The city of Detroit now saves $750,000 per year thanks to privatization through a contract with a private oil change company.
In 1997, nearly four years after he left office, former Detroit Mayor and staunch privatization opponent Coleman Young surprised many when he suggested that one of the city's services might save money if it were contracted out to a private firm. He said the city could realize substantial savings if it contracted with Urban Management Corporation, a company for which Young served on the Board of Directors, to change oil in city police cars.
The city followed Young's advice. Has it saved money?
It could hardly fail to do so. While Detroit's Department of Public Works (DPW) never advertised its oil-change costs, some of its cost information can be easily deduced from published reports. The picture one can draw fits right in with other Detroit boondoggles uncovered in recent years-mismanagement in the public school bureaucracy, building and safety inspections, the Department of Transportation, etc.
According to The Detroit News, DPW charged about $1 million in 1997 to change the oil in 500 police cars for one year. Each change commonly takes an officer and his car out of service for up to 45 minutes. Slower service notwithstanding, if DPW is at least as efficient as private garages, an oil change should cost around $30.
Assuming a $30 per DPW oil change, $1 million worth of oil changes for 500 police cars buys about 67 oil changes per car per year-that's one for each car every 5 or 6 days, on average. To need that many oil changes in so short a time, the police cars would each have to be running 200,000 miles per year.
To drive that many miles in a year, each car must be moving, on average, just under 23 miles per hour, 24 hours per day, seven days per week. That allows no stopping to catch crooks, no sitting at traffic lights, and no time for oil changes.
Obviously, DPW was not running a smooth, efficient oil-change operation. What's more, the fact that expenses were so far out of whack was apparently common knowledge-so much so that even privatization opponents like Young felt safe in proposing a private contract. It is therefore little wonder that Detroit officials found the former mayor's offer appealing and contracted with his group to provide the maintenance for city police vehicles.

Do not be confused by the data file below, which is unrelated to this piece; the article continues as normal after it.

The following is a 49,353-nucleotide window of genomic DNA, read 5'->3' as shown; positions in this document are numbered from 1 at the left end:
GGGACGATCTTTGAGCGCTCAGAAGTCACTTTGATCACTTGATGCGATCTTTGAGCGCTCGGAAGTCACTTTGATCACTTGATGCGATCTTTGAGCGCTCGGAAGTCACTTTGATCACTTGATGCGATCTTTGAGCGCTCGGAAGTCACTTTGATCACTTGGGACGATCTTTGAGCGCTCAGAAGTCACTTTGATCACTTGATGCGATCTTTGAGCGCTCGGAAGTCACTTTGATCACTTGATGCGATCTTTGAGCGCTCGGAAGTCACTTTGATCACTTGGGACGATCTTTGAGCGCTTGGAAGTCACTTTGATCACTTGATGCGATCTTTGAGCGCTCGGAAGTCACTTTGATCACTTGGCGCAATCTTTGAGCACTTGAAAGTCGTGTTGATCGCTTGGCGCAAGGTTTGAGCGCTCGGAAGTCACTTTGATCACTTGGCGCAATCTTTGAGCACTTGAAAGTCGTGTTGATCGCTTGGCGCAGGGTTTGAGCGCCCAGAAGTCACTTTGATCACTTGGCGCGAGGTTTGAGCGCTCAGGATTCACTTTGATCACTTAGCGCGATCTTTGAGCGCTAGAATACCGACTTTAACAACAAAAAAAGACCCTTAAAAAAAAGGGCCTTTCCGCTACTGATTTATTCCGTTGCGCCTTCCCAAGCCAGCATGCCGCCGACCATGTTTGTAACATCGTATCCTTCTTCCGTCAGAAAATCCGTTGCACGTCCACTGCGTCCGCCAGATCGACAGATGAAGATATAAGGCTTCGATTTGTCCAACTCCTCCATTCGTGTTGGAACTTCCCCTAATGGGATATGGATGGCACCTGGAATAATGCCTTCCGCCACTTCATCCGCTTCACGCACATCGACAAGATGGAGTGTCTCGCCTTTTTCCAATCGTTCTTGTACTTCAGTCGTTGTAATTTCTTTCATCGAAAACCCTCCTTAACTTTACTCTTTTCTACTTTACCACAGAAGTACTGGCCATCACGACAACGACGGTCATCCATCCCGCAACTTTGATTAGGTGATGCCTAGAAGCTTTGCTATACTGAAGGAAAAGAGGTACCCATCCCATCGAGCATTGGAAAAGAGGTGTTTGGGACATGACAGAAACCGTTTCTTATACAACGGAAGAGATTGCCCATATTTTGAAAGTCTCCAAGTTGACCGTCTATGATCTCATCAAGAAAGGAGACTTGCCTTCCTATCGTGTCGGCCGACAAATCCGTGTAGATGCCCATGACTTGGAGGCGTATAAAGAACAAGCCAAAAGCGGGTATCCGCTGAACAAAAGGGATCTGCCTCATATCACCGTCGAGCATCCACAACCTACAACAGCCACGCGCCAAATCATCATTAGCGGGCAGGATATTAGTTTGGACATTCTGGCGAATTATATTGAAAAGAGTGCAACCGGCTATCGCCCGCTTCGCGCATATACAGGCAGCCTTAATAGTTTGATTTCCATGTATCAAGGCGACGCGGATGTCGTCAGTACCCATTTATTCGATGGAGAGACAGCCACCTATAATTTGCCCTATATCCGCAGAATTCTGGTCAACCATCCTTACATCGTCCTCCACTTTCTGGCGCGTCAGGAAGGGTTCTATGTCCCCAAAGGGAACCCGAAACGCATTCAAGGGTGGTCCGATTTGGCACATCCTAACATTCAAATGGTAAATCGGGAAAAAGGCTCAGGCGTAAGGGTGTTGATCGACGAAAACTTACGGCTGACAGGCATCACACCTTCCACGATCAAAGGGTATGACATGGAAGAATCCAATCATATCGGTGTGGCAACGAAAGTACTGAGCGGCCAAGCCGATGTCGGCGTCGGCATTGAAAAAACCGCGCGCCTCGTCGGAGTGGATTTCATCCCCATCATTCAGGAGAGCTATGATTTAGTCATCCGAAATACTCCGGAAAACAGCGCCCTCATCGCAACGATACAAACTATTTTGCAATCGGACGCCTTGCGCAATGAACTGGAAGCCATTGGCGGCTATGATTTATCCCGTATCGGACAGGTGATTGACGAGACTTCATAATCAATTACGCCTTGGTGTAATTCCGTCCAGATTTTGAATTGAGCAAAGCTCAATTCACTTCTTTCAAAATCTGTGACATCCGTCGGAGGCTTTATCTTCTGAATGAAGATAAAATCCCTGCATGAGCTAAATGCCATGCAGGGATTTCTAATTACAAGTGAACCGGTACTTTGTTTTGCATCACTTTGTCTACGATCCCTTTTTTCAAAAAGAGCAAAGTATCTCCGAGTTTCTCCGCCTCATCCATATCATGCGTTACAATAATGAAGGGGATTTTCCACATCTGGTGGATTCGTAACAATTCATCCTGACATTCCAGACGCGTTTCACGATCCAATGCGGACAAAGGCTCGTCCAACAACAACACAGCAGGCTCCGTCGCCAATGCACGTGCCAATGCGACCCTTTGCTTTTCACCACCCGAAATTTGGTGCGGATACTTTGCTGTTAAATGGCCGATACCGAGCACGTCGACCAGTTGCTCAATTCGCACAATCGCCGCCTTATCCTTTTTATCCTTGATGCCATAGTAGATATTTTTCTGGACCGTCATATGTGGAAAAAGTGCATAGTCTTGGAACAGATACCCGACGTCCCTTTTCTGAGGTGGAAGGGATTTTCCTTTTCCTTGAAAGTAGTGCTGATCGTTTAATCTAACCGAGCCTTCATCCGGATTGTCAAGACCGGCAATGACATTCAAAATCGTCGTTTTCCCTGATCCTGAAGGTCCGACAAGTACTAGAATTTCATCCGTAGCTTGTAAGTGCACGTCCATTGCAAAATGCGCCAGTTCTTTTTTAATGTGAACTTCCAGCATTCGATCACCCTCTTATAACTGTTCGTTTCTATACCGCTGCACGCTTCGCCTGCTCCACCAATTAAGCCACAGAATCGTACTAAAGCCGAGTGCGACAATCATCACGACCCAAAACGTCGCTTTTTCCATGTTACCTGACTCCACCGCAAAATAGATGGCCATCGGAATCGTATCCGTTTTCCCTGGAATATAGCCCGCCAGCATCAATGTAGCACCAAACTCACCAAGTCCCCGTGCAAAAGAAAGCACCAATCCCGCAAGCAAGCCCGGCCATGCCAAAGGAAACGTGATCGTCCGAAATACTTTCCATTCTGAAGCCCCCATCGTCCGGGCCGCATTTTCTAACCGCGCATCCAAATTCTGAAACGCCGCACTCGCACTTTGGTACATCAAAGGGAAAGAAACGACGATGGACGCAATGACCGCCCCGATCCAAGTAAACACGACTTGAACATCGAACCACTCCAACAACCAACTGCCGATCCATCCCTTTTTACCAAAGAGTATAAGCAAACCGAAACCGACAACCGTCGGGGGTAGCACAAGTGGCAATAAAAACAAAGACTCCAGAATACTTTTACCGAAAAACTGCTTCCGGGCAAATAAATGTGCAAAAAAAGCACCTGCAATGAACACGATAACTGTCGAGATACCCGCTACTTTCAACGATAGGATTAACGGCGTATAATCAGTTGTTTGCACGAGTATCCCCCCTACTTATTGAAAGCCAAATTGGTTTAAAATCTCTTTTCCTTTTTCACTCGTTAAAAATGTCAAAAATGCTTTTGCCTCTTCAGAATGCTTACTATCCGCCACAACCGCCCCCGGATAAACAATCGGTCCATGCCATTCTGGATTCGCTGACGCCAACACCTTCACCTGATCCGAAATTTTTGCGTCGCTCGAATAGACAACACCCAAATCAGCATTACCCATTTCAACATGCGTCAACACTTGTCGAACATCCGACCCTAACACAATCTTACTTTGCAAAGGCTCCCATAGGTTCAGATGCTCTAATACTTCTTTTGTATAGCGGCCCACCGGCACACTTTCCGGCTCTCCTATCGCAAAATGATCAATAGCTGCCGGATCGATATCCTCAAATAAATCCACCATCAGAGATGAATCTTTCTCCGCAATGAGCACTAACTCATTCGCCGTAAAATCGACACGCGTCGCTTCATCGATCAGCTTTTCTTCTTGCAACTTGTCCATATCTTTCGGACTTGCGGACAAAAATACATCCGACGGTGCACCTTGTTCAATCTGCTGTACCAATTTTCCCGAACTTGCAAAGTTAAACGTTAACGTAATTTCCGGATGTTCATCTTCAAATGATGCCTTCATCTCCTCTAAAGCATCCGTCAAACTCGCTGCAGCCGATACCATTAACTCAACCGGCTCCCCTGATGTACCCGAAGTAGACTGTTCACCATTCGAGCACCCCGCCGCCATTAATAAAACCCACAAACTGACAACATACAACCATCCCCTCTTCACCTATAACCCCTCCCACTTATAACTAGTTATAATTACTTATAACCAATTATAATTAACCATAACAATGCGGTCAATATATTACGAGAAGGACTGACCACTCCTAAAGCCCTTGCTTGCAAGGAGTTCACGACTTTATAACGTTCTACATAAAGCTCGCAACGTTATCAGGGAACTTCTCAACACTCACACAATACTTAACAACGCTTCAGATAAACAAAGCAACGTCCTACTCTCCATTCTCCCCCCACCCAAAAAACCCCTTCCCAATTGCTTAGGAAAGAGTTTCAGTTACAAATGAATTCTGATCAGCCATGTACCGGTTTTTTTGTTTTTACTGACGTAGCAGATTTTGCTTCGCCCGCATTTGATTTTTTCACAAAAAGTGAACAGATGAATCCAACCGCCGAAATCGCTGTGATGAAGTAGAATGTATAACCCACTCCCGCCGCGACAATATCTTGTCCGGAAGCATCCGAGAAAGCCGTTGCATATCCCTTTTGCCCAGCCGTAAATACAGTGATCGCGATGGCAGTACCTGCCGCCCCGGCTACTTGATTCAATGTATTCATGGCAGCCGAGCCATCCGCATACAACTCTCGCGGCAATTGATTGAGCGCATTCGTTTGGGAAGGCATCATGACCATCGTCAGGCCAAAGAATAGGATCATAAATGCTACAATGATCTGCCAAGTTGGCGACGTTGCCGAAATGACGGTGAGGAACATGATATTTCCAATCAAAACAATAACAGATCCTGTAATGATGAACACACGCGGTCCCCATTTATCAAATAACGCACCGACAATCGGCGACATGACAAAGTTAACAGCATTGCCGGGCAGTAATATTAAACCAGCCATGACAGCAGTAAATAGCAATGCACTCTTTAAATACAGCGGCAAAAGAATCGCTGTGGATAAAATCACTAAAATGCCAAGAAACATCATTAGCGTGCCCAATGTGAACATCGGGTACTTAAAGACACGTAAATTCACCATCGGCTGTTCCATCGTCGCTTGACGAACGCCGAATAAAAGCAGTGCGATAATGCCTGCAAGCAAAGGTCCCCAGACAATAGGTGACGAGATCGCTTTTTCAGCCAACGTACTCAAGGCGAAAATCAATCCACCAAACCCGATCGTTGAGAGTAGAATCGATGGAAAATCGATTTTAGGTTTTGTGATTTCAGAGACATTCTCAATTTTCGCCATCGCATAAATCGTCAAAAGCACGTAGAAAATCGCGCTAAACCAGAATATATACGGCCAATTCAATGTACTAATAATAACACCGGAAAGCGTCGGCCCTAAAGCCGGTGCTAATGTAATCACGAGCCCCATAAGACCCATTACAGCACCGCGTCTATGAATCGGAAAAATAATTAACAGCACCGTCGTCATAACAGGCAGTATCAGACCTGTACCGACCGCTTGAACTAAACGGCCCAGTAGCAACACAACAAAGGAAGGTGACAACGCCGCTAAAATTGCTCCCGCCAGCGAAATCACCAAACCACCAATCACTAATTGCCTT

The city quietly gave Young and his business associates the contract. Young, now deceased, said his proposal would save the city nearly $700,000 of the $1 million yearly cost of changing the oil in its 500 police cars-a 70 percent savings. Officials from Urban Management indicated that the savings would come from a quicker oil changing technique that could be performed at 13 individual police precincts instead of at the current single Department of Public Works (DPW) location.
The contract, now being carried out by On Site Oil, which bought Urban Management Corporation in 1998, stipulates that Detroit will pay a per-car cost for maintenance of $32.95. The price is higher for trucks and vans. The contract is limited to 7,325 oil changes annually.
In exchange for these fees Urban Management agreed to drain and replace up to five quarts of oil; provide new oil filters; lubricate each car's chassis; maintain and fill radiator coolant, brake fluid, transmission fluid, and windshield washer fluid; and conduct a general inspection of hoses, belts, and air filters on every vehicle.
The contract, signed in November 1997, had four major objectives:
To develop a computerized system to schedule and track police vehicles for routine maintenance in accordance with time periods and mileage levels established by the city of Detroit, Vehicle Management Division of the Department of Public Works;
To provide routine on-site maintenance services to police vehicles at police precincts so designated by the Vehicle Management Division of the Department of Public Works;
To provide transportation for all personnel, supplies, and equipment to be used in the servicing of the vehicles to and from the police precincts; and
To dispose of all items used in the servicing of the vehicles (oil, etc.) using methods that comply with local, state, and federal requirements.
What are the results? For the computerized system and services involved in the first objective, the city was to pay Urban Management $17,000. For all other services the city agreed to pay "a maximum not to exceed" $242,208. This price represents a 75-percent drop in the price paid by the city of Detroit to change the oil in its police cars. And the savings are even greater when one considers that the company must return a portion of this money back to the city in the form of income tax. The contract with Urban Management and On Site Oil has saved Detroit at least $750,000 annually since it was implemented.
Probably no one knows how many other city services are being similarly mismanaged and could save vast amounts of money through private contracts. Imagine what the city might save if it contracted out every other DPW operation.
Michael LaFaive is managing editor of Michigan Privatization Report.
Joseph Lehman is executive vice president of the Mackinac Center for Public Policy.